This account of karma has bizarre implications for the direction of causality and, therefore, time. Typically, we think that cause must always precede effect. But in these stories, effect can also come before cause. For instance, suppose that the player gets reincarnated in two different lifetimes as an abusive father and his son. In the first lifetime, the father repeatedly abuses his son. In the second, the father becomes the son and thereby turns into the victim of his own abuse. [1] Furthermore, suppose that in the second lifetime, the son heals the pain of the father; the son chooses not to lash out at or live in fear of his father, but rather makes a concerted and compassionate effort to help his father heal from his patterns of abusive behavior. Because the father and the son are really one and the same consciousness in two different forms, the direction of causality becomes circular. The father unleashes his own pain on the son and then the son heals the father such that the father stops hurting the son. In other words, the player hurts a future version of himself and then the future version stops the past version from causing pain in the first place. The future prevents the past from happening. The effect (the healing) ensues after the cause (the pain), in the sense that the healing takes place in a lifetime that appears to follow the lifetime in which the pain was originally inflicted. Yet the effect also occurs before the cause, in the sense that the healing precludes further pain. The father is healed before he abused his son.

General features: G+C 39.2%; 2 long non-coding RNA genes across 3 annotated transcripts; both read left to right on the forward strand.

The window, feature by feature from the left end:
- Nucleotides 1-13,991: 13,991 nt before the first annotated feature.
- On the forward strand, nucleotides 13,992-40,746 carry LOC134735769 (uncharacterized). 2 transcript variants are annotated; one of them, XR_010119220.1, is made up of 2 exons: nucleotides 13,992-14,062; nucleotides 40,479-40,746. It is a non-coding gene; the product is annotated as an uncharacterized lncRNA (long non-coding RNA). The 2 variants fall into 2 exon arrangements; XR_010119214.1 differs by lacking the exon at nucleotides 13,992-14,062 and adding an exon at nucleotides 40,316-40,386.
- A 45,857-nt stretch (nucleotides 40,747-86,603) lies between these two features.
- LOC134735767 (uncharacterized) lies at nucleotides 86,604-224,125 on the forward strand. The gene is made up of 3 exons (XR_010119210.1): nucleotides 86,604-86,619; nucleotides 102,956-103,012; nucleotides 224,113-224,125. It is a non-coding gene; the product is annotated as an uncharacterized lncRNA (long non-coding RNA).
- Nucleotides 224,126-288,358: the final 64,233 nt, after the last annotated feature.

Healing forwards and backwards: an anecdote

If all this discussion is hopelessly confusing, don’t worry; our minds cannot really make sense of bidirectional causality. Even I am finding that I am tripping over myself while writing this blogpost. An anecdote from a friend of mine, Dani Mortimer, may illustrate my point more effectively and clearly, even though the anecdote diverges from some key features of the karmic narrative detailed above, such as reincarnation. [2]